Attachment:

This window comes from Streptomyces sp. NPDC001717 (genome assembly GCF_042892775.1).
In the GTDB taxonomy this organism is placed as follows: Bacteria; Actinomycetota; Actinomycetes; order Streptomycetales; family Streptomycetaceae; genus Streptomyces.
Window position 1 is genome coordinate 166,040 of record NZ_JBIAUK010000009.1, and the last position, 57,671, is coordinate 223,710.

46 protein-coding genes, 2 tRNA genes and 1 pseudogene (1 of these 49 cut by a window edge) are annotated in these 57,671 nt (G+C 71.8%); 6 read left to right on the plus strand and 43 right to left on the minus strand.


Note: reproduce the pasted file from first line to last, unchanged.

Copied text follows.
This window comes from Streptomyces sp. NPDC001717 (genome assembly GCF_042892775.1).
In the GTDB taxonomy this organism is placed as follows: Bacteria; Actinomycetota; Actinomycetes; order Streptomycetales; family Streptomycetaceae; genus Streptomyces.
Window position 1 is genome coordinate 166,040 of record NZ_JBIAUK010000009.1, and the last position, 57,671, is coordinate 223,710.

46 protein-coding genes, 2 tRNA genes and 1 pseudogene (1 of these 49 cut by a window edge) are annotated in these 57,671 nt (G+C 71.8%); 6 read left to right on the plus strand and 43 right to left on the minus strand.